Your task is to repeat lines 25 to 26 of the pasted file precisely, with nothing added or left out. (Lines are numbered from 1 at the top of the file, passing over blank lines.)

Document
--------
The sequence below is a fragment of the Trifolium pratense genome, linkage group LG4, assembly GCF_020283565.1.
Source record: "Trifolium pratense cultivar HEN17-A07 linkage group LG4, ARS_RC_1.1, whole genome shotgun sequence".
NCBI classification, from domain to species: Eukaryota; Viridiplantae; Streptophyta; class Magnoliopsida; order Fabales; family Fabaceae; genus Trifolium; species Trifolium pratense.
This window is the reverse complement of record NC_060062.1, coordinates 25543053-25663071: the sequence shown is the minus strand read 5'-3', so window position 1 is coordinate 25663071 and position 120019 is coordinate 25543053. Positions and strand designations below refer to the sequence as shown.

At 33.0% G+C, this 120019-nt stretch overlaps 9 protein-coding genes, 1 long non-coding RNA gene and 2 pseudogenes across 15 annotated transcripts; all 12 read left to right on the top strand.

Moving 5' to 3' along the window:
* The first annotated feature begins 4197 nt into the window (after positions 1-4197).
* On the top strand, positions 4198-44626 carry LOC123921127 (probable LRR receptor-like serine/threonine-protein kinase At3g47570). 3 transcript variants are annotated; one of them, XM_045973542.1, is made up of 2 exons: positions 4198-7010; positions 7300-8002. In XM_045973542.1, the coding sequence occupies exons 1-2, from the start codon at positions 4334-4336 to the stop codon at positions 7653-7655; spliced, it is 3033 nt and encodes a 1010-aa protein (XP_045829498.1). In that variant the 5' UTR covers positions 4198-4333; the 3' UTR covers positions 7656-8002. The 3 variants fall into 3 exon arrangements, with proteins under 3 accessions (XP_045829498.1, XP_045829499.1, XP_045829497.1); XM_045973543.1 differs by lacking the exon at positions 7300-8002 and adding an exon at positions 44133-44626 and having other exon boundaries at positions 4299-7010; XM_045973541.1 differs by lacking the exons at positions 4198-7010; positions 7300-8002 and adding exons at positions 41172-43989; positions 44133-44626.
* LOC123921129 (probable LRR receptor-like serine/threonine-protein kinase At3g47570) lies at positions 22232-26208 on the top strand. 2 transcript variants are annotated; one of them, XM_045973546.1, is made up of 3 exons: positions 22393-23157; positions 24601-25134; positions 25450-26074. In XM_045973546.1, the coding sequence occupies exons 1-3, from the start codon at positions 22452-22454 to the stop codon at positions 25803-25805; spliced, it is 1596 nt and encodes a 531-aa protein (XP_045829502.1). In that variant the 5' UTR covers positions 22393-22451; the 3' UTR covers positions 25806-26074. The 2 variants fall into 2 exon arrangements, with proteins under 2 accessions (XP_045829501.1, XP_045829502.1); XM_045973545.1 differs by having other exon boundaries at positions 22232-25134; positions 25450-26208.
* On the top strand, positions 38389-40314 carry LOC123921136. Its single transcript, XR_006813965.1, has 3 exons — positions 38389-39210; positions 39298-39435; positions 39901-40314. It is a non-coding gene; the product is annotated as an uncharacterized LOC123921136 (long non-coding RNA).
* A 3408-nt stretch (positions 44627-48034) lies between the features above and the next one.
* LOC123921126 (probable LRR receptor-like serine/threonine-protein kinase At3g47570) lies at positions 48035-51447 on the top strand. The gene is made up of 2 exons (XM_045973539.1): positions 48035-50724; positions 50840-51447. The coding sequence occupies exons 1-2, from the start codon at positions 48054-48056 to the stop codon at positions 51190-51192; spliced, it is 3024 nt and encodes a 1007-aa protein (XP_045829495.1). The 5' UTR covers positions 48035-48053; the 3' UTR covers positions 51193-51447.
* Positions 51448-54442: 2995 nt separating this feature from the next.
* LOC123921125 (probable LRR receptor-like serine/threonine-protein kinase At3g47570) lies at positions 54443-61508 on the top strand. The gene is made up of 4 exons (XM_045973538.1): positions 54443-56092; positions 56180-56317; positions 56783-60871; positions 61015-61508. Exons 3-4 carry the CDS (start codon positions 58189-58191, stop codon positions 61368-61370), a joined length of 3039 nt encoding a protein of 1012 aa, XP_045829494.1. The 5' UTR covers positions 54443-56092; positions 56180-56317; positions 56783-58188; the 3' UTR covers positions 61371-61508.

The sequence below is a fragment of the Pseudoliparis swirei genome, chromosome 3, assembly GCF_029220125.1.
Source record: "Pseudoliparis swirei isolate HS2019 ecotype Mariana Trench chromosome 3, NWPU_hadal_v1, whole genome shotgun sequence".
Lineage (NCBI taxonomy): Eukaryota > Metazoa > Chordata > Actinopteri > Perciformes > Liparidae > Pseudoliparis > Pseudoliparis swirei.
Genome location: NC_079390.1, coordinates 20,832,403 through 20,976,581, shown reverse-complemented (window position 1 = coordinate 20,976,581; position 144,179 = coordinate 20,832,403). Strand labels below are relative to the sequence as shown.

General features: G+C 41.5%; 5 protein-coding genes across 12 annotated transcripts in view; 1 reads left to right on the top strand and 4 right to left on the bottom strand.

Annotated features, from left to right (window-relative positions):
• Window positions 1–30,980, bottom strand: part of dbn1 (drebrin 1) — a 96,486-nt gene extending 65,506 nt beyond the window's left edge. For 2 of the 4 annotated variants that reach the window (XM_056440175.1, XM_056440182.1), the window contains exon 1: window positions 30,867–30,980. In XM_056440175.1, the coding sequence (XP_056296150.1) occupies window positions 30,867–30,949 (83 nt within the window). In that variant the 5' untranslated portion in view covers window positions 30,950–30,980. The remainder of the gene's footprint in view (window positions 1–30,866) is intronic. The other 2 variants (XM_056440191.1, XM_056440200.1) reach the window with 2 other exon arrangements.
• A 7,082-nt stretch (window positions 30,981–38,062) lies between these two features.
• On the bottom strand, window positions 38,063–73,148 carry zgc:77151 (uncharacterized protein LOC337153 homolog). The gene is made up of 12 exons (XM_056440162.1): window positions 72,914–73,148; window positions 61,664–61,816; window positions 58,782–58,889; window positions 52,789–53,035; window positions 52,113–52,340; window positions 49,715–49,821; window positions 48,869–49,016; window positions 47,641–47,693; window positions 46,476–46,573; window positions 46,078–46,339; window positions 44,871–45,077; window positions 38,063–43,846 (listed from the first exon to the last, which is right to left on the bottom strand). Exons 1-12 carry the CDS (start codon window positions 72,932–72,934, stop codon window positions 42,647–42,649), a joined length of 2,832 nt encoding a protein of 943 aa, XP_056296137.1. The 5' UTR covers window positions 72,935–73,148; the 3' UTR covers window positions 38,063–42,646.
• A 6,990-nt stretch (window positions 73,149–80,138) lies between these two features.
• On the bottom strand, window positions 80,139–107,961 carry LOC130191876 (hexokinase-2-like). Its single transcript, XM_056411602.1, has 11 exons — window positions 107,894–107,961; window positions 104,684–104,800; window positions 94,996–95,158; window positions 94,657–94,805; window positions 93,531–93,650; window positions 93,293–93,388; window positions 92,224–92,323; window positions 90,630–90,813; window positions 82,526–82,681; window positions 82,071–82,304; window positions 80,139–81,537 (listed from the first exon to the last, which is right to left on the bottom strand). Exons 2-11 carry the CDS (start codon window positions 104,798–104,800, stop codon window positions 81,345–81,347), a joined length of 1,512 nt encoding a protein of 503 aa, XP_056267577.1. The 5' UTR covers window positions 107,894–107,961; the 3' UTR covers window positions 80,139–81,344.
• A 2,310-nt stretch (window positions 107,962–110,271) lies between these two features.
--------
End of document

• On the bottom strand, window positions 80,139–107,961 carry LOC130191876 (hexokinase-2-like). Its single transcript, XM_056411602.1, has 11 exons — window positions 107,894–107,961; window positions 104,684–104,800; window positions 94,996–95,158; window positions 94,657–94,805; window positions 93,531–93,650; window positions 93,293–93,388; window positions 92,224–92,323; window positions 90,630–90,813; window positions 82,526–82,681; window positions 82,071–82,304; window positions 80,139–81,537 (listed from the first exon to the last, which is right to left on the bottom strand). Exons 2-11 carry the CDS (start codon window positions 104,798–104,800, stop codon window positions 81,345–81,347), a joined length of 1,512 nt encoding a protein of 503 aa, XP_056267577.1. The 5' UTR covers window positions 107,894–107,961; the 3' UTR covers window positions 80,139–81,344.
• A 2,310-nt stretch (window positions 107,962–110,271) lies between these two features.